Oct 8, 2021

When a Toronto church grant caused all hell to break loose in 1972

Capes. Snakes. Pentagrams. The Process Church of the Final Judgment shocked Toronto the Good — and so did the funding it got from the Liberals
Capes. Snakes. Pentagrams. The Process Church of the Final Judgment shocked Toronto the Good — and so did the funding it got from the Liberals

Nate Hendley
October 07, 2021

On March 1, 1972, MP Wallace Nesbitt, a Progressive Conservative representing Oxford, stood in the House of Commons and demanded to know why the Liberals were funding Satanism in Toronto.

The Liberal government had provided grant money to a religious group “widely reported to promote devil worship with attendant rites and rituals,” said Nesbitt.

The group in question was the Toronto chapter of the Process Church of the Final Judgment, a small sect that was the subject of intense media scrutiny and high-level debate during its brief existence. Church followers (called Processeans) did not engage in devil worship, but the group’s offbeat beliefs and eye-catching outfits made such a misunderstanding all but inevitable.

Church leaders wore dark, ankle-length capes and modified crucifixes featuring snake imagery. The Church was partial to the Goat of Mendes emblem, which consists of a goat’s head in a pentagram (“a Satan symbol” according to a Toronto Star profile about the group). Male leaders had long hair and beards, giving them an austere, Rasputin-like appearance.

“Anyone who walks down Yonge Street knows them — bright-eyed young people in long capes of black or blue — wearing strange images of a serpent around their necks,” wrote the Globe on February 5, 1973.

The Process Church was started in 1963 in the United Kingdom by Robert de Grimston and Mary Ann MacLean (the couple later married). Originally a therapeutic movement called Compulsions Analysis, the group transformed into an eclectic religious order with branches in London, Rome, Chicago, New York City, and San Francisco, among other cities. The Toronto chapter was founded in early 1971. That same year, Process Church co-founders de Grimston and MacLean briefly lived in Toronto.

The Process Church adhered to “a complicated theology,” as the Globe and Mail put it. Explained simply, Processeans believed that God consisted of three separate deities: Lucifer, Satan, and Jehovah. The Church extended the Christian concept of loving your enemy to include the devil and espoused an apocalyptic “the end is nigh” philosophy.

In his extensive writings, de Grimston insisted that the Process Church did not worship demons (Did the trinity at the center of the faith represent literal gods, or were they symbols of common personality traits? Members expressed different views). The public found such theological nuances hard to grasp, and the press usually portrayed the order as a bizarre Satanic coven (“Process Church Sees Satan’s Force as ‘Positive, Vital’” stated a May 16, 1973, Toronto Star headline).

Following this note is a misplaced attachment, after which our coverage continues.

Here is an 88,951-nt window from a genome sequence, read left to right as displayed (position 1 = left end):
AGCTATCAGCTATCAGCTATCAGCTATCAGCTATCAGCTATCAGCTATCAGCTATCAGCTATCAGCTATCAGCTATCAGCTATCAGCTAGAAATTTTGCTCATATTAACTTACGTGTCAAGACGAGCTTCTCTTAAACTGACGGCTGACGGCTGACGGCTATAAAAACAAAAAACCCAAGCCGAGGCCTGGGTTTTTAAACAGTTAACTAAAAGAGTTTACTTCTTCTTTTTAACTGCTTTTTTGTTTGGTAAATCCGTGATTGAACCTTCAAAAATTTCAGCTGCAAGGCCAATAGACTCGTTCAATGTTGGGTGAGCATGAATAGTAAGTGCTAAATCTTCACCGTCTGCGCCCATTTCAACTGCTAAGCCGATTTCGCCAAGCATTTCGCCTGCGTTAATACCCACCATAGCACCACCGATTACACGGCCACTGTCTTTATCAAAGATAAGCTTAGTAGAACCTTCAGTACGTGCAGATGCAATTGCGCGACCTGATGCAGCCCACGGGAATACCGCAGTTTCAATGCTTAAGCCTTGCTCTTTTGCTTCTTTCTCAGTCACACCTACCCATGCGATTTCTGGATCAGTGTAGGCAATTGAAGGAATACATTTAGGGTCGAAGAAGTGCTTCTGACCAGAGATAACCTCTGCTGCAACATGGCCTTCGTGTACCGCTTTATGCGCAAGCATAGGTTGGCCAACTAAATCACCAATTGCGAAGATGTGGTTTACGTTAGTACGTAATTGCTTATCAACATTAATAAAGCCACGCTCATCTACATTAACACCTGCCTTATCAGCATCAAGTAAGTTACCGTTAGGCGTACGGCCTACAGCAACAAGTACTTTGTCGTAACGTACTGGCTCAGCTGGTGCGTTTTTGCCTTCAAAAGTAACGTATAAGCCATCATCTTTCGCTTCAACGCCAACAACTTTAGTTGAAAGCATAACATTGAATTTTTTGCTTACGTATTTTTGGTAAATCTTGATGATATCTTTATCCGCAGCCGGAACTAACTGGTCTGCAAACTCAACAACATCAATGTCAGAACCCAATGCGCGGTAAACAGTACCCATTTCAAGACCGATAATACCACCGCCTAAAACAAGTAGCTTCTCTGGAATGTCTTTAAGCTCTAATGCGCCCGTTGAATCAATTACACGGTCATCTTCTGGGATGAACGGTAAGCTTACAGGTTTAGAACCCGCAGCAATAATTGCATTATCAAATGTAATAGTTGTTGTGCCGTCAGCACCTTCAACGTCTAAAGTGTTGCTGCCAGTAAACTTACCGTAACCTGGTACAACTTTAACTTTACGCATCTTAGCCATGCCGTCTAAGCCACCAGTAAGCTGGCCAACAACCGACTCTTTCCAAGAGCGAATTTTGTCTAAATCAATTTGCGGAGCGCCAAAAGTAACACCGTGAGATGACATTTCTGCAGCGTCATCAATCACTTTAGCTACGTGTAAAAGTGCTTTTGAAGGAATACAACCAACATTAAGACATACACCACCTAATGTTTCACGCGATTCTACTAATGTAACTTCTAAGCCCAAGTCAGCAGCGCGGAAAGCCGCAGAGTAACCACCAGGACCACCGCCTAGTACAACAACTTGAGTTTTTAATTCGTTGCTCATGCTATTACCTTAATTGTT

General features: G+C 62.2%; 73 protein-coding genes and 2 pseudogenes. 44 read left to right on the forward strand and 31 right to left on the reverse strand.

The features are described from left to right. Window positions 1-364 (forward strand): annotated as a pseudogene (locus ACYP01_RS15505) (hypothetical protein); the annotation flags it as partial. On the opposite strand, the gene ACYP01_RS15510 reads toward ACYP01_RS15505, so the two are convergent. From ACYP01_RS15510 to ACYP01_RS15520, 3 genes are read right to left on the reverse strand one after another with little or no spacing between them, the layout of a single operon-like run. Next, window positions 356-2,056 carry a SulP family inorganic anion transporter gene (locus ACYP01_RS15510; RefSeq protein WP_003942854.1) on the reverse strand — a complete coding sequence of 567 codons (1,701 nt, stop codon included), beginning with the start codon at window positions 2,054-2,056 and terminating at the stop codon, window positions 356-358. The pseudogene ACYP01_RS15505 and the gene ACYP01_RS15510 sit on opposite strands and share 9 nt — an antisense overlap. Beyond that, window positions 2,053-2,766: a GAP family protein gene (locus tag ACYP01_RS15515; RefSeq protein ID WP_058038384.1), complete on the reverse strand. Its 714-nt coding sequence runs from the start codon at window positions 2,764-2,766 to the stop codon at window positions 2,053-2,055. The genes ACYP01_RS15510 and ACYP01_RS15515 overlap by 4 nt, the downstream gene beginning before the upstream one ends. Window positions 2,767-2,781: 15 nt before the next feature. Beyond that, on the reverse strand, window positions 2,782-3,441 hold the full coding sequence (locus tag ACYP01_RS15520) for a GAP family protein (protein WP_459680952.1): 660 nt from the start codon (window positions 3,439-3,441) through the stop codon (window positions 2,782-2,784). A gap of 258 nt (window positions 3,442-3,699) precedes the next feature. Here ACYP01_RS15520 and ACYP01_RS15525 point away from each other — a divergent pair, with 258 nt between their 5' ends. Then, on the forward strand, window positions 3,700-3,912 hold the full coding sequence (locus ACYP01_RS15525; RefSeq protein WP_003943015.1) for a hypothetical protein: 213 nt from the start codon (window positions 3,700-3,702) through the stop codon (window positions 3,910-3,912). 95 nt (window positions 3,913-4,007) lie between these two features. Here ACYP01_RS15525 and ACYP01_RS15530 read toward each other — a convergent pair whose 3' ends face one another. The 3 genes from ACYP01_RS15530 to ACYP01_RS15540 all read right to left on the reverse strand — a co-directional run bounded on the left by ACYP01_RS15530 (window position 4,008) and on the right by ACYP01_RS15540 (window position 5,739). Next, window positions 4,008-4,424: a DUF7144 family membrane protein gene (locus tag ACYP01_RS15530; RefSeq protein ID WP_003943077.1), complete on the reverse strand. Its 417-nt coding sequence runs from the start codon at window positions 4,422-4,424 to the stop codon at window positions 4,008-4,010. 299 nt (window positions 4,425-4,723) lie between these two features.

Scurrilous rumours connected the Church to terrible people. There were accusations that Process doctrine had inspired Charles Manson (it hadn’t, although the sect interviewed Manson for Process, the Church’s magazine). Serial killer David Berkowitz, who terrorized New York City in the mid-1970s under the alias “the Son of Sam” was said to be a member (a dubious assertion at best).

While these murderous connections were unfounded, the Church might have been guilty of other sins. The book, Love, Sex, Fear, Death: The Inside Story of the Process Church of the Final Judgment chronicled accounts of sexual and psychological abuse in various chapters around the world. Author Timothy Wyllie (a former Process Church member in Toronto and other locales) described the sect as rigid and authoritarian.

The Toronto chapter featured about half a dozen full-time members at first (the order would later claim hundreds of adherents). Church members proselytized on downtown sidewalks and sold books and copies of Process magazine. This slick publication featured interviews with such celebrities as Mick Jagger and articles about esoteric topics. The Toronto branch also operated a drop-in centre and coffee house out of residences at 94 and 99 Gloucester Street. The Church hosted religious services, concerts, and seminars about telepathy that were open to the public.

Initially, things went well: “To our relief [the Toronto branch] quickly became successful. Canadians were generous with us on the street and appeared to enjoy our magazine and started turning up at our Coffee House in droves,” wrote Wyllie.

Prominent followers included funk pioneer George Clinton. Process members got to hang out with the musical genius at a Toronto recording studio at a time when Clinton, who headed the band Funkadelic, was enamoured with the sect.

For all this energetic activity, it took a government grant to propel the Toronto chapter to national notoriety.

In 1972, it was revealed that the Process Church in Toronto had received $25,900 in grant money from the Local Initiatives Program. The LIP had been established by the Liberal government to fund cultural and community projects around the country. The Process Church said the funds went to pay for employees at its drop-in centre.

When news of this grant became public, all hell broke loose — so to speak. The PCs bombarded the Liberals with pointed questions. In response to MP Wally Nesbitt, Acting Prime Minister Mitchell Sharp said the grant application “was endorsed” by well-respected organizations including the YMCA, the Doctors Hospital in Toronto, the Department of Health (now the Ontario Ministry of Health), and the Bank of Montreal.